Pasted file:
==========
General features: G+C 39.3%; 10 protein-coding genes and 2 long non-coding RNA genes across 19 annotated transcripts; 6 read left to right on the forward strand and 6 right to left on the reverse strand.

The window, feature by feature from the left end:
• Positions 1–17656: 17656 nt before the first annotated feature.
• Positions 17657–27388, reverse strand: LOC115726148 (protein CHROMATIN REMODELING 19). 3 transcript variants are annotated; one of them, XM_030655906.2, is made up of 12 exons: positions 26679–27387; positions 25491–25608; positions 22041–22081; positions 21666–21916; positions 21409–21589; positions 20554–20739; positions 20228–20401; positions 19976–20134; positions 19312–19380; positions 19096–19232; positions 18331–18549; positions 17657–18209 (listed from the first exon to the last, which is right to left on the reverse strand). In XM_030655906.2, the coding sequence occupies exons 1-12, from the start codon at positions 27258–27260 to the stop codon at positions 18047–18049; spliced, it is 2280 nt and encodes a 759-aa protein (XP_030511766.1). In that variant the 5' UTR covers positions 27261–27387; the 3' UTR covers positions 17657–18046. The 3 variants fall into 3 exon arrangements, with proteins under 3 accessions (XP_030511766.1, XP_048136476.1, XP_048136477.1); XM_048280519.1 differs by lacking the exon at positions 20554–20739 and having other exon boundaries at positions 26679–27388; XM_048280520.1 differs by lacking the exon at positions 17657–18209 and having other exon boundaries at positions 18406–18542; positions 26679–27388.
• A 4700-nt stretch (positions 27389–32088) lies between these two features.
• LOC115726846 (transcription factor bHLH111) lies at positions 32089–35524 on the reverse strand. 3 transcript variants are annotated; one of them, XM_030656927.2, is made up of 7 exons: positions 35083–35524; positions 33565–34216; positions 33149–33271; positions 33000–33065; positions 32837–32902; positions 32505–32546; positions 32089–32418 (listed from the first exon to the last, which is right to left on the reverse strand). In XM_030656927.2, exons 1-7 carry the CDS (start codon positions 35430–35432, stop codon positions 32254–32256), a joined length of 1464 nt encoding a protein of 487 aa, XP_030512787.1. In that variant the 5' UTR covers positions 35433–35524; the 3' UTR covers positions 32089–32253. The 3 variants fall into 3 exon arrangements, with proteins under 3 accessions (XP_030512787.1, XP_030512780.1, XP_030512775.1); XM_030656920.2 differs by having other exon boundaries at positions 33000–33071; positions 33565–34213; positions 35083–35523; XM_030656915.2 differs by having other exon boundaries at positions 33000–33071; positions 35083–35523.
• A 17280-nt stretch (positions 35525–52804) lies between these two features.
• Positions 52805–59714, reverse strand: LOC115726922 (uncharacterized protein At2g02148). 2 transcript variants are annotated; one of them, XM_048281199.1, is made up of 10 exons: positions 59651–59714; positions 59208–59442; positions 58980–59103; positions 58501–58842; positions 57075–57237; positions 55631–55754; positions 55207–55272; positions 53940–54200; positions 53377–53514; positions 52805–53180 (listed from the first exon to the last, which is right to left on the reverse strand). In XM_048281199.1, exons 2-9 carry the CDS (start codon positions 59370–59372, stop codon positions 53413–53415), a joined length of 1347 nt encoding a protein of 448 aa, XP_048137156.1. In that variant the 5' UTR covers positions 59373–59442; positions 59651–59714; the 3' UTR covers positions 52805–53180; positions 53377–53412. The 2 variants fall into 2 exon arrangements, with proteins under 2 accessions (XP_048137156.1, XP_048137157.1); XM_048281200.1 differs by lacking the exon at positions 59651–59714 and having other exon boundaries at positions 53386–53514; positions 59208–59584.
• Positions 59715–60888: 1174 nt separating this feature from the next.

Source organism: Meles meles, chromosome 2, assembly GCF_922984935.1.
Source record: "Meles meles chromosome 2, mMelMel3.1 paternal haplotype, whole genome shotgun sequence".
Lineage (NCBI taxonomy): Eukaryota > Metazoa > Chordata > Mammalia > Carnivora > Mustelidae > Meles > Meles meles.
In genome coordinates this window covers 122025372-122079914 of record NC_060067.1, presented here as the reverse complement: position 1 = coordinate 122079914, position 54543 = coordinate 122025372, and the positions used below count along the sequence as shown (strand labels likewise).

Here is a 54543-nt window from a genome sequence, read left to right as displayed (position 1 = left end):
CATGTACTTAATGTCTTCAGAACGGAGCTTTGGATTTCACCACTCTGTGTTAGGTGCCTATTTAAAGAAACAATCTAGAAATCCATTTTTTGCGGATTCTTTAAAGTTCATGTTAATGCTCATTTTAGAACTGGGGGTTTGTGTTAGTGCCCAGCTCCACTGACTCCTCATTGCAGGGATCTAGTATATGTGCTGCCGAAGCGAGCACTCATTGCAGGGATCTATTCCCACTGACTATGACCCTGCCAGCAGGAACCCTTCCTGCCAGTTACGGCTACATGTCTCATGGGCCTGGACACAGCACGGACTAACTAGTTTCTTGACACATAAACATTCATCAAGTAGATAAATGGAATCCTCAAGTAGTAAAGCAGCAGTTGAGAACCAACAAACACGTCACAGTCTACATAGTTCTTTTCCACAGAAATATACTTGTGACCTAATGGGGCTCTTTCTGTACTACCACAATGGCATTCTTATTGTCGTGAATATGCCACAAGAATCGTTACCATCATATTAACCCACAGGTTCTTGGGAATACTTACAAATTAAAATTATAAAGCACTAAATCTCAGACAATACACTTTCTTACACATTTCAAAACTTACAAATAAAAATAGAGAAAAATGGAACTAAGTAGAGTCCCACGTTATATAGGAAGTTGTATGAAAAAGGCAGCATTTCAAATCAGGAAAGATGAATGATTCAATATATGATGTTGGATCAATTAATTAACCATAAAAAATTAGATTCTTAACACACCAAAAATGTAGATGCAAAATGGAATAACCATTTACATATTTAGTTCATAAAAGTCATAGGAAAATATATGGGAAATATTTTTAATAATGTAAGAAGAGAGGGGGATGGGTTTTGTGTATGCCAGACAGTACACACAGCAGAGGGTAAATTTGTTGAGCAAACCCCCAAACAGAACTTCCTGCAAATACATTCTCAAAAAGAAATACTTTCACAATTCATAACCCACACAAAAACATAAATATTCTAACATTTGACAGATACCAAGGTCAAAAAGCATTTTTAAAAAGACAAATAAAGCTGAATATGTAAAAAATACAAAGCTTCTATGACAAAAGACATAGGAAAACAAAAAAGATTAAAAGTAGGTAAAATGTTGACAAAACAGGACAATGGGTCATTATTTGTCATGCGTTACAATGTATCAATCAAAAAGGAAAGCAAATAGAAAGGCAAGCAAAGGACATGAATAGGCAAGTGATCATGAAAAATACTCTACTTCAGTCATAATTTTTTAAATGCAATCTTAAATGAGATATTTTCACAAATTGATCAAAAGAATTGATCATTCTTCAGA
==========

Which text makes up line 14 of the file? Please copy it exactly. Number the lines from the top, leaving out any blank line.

Here is a 54543-nt window from a genome sequence, read left to right as displayed (position 1 = left end):